Individuals may request one accounting per 12-month period for free. Subsequent requests within a 12-month period would be charged a “reasonable and cost-based fee,” which may include the costs of including disclosures by Business Associates. It is unclear what the OCR’s idea of a “reasonable and cost-based fee” is, but suffice it to say, it will unlikely cover all costs that a Covered Entity will incur in responding to these requests.
A New Right to an Access Report
Using its authority under the HITECH Act, the OCR also proposes to provide individuals with the right to an “access report” from Covered Entities. An “access report” would provide a list of everyone who has accessed an individual’s electronic health record (EHR).
To prepare an “access report,” Covered Entities would have to aggregate data from multiple information systems in order to generate a single report that includes the names of everyone within the Covered Entity and all Business Associates who have accessed a patient’s EHR. This list would include all employees who access EHR in the normal scope of their jobs. A Covered Entity must also put this information into a format that is understandable to an individual.
In crafting this new “access report,” the OCR goes beyond the HITECH Act, which only requires providing individuals with information about disclosures made outside a Covered Entity. The OCR suggests broadening this requirement to include the names of all those working within the Covered Entity who use a patient’s EHR. The OCR claims it broadened this right because it believes it will improve transparency and better facilitate compliance and enforcement with the HIPAA Privacy and Security Rules. However, based upon comments it received last year from health industry representatives and privacy advocates, relatively few individuals would benefit from such a disclosure.
Covered Entities will have to provide individuals with an “access report” within 30 days of request. The first “access report” must be provided free of charge, and subsequent requests within a 12-month period may only be charged a “reasonable and cost-based fee.” The “access report” must be provided in a form and format as requested by the individual and in an understandable format.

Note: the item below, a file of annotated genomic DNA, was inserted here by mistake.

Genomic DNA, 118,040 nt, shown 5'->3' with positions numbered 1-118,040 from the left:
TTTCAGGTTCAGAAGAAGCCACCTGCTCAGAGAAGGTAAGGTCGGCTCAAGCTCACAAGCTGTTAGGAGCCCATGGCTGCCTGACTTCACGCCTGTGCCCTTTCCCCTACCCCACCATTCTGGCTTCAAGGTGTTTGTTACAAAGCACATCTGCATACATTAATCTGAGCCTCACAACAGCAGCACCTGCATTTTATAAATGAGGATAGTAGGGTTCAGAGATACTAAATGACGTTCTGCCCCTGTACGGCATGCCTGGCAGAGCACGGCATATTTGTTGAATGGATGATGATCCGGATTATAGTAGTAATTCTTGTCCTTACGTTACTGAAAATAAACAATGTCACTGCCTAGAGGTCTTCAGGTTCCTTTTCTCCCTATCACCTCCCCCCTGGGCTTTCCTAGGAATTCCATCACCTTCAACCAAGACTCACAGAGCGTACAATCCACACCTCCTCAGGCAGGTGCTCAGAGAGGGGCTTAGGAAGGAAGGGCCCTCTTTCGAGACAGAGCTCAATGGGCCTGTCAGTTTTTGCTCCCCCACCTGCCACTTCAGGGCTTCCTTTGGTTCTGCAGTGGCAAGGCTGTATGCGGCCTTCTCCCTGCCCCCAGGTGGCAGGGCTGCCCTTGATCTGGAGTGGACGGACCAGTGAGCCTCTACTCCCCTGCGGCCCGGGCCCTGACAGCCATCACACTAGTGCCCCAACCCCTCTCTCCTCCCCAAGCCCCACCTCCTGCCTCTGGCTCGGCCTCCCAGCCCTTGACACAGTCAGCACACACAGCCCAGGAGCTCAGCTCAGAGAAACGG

Costs and Changes Resulting from Proposed Regulations
If the draft regulations become final, Covered Entities will have to change their Notice of Privacy Practices (NPP) and make amendments to their Business Associate Agreements (BAA). The NPP will have to inform individuals of their new right to an “access report” and the BAA will have to require Business Associates to track members of its workforce who access a patient’s EHR. Such changes will be effective either January 1, 2013 or January 1, 2014, depending upon when a Covered Entity acquired an EHR.
Additionally, Covered Entity and Business Associate staff will have to be trained on how to collect, aggregate and produce data in various forms and formats as requested by individuals and in a format that an individual can understand. Furthermore, health information systems will have to be upgraded in order to provide these reports.
Surprisingly, the OCR estimates the total costs to the private sector from these draft regulations to be only $20.2 million. The OCR bases this estimate on its assumption that Covered Entities will be able to implement all these changes in 20 minutes, at the cost of $30 per Covered Entity. Such an estimate is likely to be wildly inaccurate and vastly underestimates the effort and time that Covered Entities will need to comply. Interested parties are encouraged to submit comments on these proposals before July 31, 2011.